INDIANAPOLIS (AP) — Tubby Smith was facing the same predicament Friday night as he was one year ago.
Minnesota’s coach sat in stoic disbelief, trying to figure out how another Big Ten tournament game got away and whether it would doom the Gophers’ postseason hopes.
The Gophers blew a nine-point lead in the final 4:37 of regulation. They botched two chances to win it in the closing seconds, couldn’t stop Trey Burke, and gave up a stretch of five straight 3-pointers as No. 10 Michigan rallied for a 73-69 overtime victory in Indianapolis.
“We made some mistakes, we gave up those 3s, where we just, really, got lost,” he said. “You have to make those plays in the games, you have to make the stops and that’s sort of what we’ve had all year long.”
And now, with the Gophers (19-14) heading home from Indianapolis, they’ll have two days — and possibly the entire offseason — to figure out how to correct those mistakes.
Freshman guard Andre Hollins scored 21 points to lead the Gophers for the second straight game. He also had six assists.
Rodney Williams finished with 20 points and six rebounds, but missed an off-balance 10-foot buzzer-beater that would have won it at the end of regulation. Austin Hollins scored 11 points.
It just wasn’t enough.
“I said, let’s hold out hope, let’s keep hope alive that we will get an opportunity to play, but fate was in our hands and we just didn’t get it done,” said Smith, who was denied his 100th victory since taking the Minnesota job in 2007. “So we’ll just have to wait and see what happens.”
The difference in this quarterfinal matchup was the other freshman guard, Burke, who scored seven of his career-high 30 points in overtime, including the last 3-pointer in that late flurry.
Michigan (24-8) now faces archrival Ohio State on Saturday for a ticket to Sunday’s title game. The Buckeyes defeated Purdue 88-71 in Friday’s final game.
“We just kept telling each other that we weren’t going to win it on the offensive side, it was going to be the defensive side that was going to help us come out with the win,” Burke said. “We got down late in the game and our bigs stepped up. We all stepped up on the defensive end and got it into overtime, and that gave us another chance to get the win.”
Burke started fast, scoring 11 of Michigan’s first 12 points, and finished strong. He was 11 of 14 from the field, 3 of 4 from beyond the arc, had three assists, two rebounds, two blocks and two steals. He also had help.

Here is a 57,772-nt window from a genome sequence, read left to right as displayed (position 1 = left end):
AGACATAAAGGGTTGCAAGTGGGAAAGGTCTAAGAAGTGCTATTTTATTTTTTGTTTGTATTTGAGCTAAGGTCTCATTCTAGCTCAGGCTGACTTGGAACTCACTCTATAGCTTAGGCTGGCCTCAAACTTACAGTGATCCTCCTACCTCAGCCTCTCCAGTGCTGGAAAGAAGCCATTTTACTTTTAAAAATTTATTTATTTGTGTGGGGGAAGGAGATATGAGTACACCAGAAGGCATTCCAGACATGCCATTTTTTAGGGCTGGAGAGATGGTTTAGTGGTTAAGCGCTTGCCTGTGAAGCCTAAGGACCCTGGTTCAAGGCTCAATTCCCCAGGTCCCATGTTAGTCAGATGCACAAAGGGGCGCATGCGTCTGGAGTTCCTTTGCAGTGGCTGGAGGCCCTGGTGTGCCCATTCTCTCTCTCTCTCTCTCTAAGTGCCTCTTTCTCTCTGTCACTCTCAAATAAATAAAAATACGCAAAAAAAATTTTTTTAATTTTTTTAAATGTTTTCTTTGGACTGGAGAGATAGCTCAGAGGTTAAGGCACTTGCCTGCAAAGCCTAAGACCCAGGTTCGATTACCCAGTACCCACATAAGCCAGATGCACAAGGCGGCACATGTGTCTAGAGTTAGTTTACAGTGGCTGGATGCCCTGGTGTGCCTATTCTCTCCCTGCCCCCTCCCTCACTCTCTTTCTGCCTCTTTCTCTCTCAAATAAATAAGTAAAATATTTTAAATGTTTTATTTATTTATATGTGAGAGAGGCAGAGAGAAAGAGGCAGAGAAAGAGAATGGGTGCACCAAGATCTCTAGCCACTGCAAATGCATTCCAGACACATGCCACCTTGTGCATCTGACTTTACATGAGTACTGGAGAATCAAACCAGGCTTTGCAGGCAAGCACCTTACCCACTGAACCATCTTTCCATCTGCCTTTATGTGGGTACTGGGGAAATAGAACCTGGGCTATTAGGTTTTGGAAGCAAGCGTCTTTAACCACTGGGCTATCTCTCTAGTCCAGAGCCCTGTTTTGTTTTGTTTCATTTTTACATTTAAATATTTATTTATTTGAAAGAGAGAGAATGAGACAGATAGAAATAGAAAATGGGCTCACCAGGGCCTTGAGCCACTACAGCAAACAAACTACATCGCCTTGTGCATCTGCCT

Tim Hardaway Jr. scored 18 of his 20 points after halftime. Zack Novak, Evan Smotrycz, Stu Douglass and Burke combined for five consecutive 3s — the first three helping to force overtime and the last two giving Michigan the early edge in the extra period.
That was all Burke and his teammates needed to boost their confidence.
“Except for these two right here, our whole team had been struggling. So give guys credit,” said Novak, who was sitting with Burke and Hardaway. “Evan is able to knock down a shot. Trey’s pretty much doing whatever he wants. I pretty much get wide open for one there. Tim hit me on another one and when you’ve got two guys that garner so much attention and guys that can get wide open shots, it’s our job to knock them down.”
With 4:37 left in regulation, Minnesota had a 54-45 lead and was in prime position to pull off the biggest upset of the tournament. But the Gophers managed only one more basket in regulation, gave up two 3s in the final 72 seconds of regulation and then failed to convert on either of their game-winning chances in the closing seconds.
Minnesota finally broke open the back-and-forth game when it went on a 13-4 run late in the second half. Williams’ emphatic slam dunk with 4:37 left made it 54-45.
Michigan then changed its philosophy.
By locking up Minnesota’s offense, it gave the long-range shooters a chance to go to work. Novak knocked down one 3 with 3:33 to go and another with 1:12 left to make it 56-53. Smotrycz’s 3 tied the score at 56 with 17.6 seconds left.
Douglass and Burke started overtime with two more 3s, and when Douglass’ 7-footer rolled in the Wolverines had a 64-57 lead with 2:13 to go. All they had to do was make free throws to close it out.
“Like I said it was the defensive end. We came out with a different attitude,” Burke said. “We locked down, we got on the boards. We just came out with another mindset. We came out and told each other we’re out here together and we got the win.”
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